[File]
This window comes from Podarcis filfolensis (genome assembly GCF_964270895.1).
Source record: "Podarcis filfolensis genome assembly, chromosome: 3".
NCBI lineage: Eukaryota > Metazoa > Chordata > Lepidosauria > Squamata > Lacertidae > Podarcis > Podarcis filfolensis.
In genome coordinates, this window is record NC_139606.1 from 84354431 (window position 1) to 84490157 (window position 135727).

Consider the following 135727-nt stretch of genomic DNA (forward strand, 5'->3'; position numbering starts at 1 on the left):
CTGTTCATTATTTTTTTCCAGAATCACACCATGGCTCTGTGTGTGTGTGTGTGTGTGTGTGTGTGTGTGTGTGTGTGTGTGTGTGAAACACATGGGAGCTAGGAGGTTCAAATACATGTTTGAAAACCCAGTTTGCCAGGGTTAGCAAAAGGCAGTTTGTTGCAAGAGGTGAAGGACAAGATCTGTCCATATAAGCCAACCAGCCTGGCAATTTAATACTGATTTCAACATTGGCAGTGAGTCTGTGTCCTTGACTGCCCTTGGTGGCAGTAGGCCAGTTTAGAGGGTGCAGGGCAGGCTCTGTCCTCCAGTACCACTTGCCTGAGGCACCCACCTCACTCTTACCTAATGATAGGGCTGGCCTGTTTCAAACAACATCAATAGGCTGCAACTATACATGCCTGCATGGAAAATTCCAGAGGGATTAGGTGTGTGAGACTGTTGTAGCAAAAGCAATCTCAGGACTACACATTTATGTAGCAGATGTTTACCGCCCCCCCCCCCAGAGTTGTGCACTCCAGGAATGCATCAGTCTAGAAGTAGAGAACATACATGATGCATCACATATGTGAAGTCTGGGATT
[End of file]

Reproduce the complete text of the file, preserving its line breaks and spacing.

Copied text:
This window comes from Podarcis filfolensis (genome assembly GCF_964270895.1).
Source record: "Podarcis filfolensis genome assembly, chromosome: 3".
NCBI lineage: Eukaryota > Metazoa > Chordata > Lepidosauria > Squamata > Lacertidae > Podarcis > Podarcis filfolensis.
In genome coordinates, this window is record NC_139606.1 from 84354431 (window position 1) to 84490157 (window position 135727).

Consider the following 135727-nt stretch of genomic DNA (forward strand, 5'->3'; position numbering starts at 1 on the left):
CTGTTCATTATTTTTTTCCAGAATCACACCATGGCTCTGTGTGTGTGTGTGTGTGTGTGTGTGTGTGTGTGTGTGTGTGTGTGTGAAACACATGGGAGCTAGGAGGTTCAAATACATGTTTGAAAACCCAGTTTGCCAGGGTTAGCAAAAGGCAGTTTGTTGCAAGAGGTGAAGGACAAGATCTGTCCATATAAGCCAACCAGCCTGGCAATTTAATACTGATTTCAACATTGGCAGTGAGTCTGTGTCCTTGACTGCCCTTGGTGGCAGTAGGCCAGTTTAGAGGGTGCAGGGCAGGCTCTGTCCTCCAGTACCACTTGCCTGAGGCACCCACCTCACTCTTACCTAATGATAGGGCTGGCCTGTTTCAAACAACATCAATAGGCTGCAACTATACATGCCTGCATGGAAAATTCCAGAGGGATTAGGTGTGTGAGACTGTTGTAGCAAAAGCAATCTCAGGACTACACATTTATGTAGCAGATGTTTACCGCCCCCCCCCCCAGAGTTGTGCACTCCAGGAATGCATCAGTCTAGAAGTAGAGAACATACATGATGCATCACATATGTGAAGTCTGGGATT